Although it may seem like a challenge to find ways to stay fit on the road, the truth is, there are opportunities everywhere you look. The key is to plan ahead, be mindful, and get creative. Here are three fun 10-minute workouts to stay active while traveling on the road.

Lace up your shoes!  Wear your exercise shoes when driving and you’re one step closer to getting in a great workout on the move. Stop at a rest stop area and perform 30-second intervals to boost your circulation, heart rate and burn calories (it’s also a great way to stay energized and awake at the wheel).

Start out by walking easy for one minute to loosen up. A great place to do this is on the grass or sidewalk to avoid traffic in the parking lot. After one minute, pick up the pace to a power walk for 30-seconds, and follow with walking easy for 30 seconds. Repeat this nine times for a total of nine minutes of heart pumping activity. If you want a more challenging option, pick up the pace to a run for 30 seconds and walk it out to recover. Finish with the following three stretches and you’re off.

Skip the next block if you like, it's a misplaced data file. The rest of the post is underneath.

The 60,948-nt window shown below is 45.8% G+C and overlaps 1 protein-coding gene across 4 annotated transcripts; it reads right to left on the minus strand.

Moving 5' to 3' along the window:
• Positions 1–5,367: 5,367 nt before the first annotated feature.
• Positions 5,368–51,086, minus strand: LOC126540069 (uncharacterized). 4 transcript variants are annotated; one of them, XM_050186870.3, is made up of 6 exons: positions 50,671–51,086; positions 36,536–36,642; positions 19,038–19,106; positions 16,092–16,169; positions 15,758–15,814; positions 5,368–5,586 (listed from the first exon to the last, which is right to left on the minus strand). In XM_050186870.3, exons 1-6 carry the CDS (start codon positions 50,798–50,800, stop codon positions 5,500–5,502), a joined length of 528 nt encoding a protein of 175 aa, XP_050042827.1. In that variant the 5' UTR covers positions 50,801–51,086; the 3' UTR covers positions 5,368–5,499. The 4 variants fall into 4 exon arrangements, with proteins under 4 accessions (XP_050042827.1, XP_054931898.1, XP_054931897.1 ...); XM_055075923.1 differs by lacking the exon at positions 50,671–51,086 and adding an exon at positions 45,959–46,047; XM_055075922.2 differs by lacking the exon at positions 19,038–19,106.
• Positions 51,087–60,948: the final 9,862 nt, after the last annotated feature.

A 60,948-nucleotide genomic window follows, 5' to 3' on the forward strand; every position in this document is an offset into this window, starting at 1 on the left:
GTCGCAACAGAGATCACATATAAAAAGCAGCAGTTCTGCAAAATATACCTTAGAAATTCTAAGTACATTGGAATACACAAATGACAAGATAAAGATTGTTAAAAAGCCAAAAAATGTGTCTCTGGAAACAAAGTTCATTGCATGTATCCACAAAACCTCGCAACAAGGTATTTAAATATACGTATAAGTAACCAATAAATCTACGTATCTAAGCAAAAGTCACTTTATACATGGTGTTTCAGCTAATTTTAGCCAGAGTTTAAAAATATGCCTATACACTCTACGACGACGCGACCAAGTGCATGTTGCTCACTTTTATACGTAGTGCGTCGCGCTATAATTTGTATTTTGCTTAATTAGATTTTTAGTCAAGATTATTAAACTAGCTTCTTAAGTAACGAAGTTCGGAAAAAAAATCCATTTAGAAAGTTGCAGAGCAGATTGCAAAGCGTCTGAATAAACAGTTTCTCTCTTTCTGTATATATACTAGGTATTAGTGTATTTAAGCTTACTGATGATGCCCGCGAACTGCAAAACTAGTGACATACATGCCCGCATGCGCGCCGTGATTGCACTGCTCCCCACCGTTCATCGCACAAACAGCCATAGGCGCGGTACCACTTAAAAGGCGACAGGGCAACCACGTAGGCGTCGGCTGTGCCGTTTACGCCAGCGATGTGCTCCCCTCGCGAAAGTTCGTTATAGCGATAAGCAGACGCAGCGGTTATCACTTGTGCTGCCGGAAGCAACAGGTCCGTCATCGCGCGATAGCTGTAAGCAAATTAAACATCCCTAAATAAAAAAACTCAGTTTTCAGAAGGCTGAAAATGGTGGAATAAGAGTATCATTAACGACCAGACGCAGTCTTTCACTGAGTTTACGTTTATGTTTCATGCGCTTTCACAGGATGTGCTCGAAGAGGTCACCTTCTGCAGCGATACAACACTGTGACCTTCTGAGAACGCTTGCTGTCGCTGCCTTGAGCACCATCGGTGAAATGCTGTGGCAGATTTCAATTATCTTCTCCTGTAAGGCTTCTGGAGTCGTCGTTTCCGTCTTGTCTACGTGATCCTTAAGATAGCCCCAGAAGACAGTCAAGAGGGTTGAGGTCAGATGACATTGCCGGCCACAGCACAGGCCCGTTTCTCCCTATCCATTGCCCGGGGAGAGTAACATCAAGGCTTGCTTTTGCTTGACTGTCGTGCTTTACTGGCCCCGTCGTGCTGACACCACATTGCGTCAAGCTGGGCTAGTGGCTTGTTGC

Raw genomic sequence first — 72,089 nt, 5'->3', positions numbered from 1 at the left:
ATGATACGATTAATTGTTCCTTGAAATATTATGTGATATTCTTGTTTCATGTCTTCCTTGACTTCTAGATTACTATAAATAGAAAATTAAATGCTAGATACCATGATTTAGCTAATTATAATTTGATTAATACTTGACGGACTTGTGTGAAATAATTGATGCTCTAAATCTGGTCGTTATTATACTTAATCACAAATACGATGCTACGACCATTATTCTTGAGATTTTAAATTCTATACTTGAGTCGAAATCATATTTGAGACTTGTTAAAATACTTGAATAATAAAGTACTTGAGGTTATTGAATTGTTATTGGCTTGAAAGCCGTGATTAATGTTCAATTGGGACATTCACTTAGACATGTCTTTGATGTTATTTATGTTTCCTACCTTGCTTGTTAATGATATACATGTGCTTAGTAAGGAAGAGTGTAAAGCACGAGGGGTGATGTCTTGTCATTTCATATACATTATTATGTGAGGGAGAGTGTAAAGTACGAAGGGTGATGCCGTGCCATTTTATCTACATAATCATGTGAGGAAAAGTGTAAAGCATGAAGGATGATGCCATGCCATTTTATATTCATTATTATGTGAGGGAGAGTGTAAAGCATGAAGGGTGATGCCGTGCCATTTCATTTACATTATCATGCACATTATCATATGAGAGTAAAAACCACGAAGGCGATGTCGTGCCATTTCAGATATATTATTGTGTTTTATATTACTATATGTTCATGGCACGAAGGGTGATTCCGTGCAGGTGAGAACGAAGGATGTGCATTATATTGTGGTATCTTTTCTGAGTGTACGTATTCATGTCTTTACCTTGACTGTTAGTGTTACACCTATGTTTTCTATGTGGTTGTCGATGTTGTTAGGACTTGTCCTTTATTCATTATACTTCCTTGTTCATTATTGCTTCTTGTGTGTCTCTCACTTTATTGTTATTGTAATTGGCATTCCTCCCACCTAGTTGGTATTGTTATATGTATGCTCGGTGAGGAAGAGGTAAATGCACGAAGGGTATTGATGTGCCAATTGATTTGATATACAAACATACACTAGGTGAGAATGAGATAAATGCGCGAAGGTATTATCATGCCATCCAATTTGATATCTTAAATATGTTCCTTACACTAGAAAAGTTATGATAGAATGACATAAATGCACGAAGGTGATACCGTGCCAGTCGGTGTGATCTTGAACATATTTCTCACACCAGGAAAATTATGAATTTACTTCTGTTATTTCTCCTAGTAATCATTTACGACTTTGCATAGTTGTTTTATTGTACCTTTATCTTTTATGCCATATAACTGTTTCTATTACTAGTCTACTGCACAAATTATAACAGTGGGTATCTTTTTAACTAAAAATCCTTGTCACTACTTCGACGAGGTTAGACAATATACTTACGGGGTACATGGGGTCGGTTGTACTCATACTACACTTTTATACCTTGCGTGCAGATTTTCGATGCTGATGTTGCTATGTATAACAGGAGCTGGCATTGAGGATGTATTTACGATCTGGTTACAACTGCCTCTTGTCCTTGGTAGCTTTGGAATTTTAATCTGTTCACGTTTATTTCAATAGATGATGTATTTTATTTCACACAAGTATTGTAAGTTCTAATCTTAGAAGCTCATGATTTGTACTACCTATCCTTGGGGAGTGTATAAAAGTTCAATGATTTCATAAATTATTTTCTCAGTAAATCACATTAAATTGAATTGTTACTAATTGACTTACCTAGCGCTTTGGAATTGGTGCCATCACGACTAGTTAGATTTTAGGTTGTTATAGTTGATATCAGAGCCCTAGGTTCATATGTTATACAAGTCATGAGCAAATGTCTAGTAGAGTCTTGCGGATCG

• Chest Stretch: Interlock your fingers behind your lower back. Relaxing your shoulders, keep your arms straight, squeeze your shoulder blades together and raise your hands up toward the ceiling until you feel a stretch in your chest. Perform this stretch on each side once for 30 seconds.
  • Hip Stretch: Using a mat, towel or the grass, kneel on your left knee with your right foot forward. Your right knee should be aligned over the ankle. Relax your back leg and focus on pushing your right hip forward and up towards the ceiling. Reach to the sky with both arms and clasp your hands together for a full body stretch and hold for 30 seconds. Perform this stretch on each side once.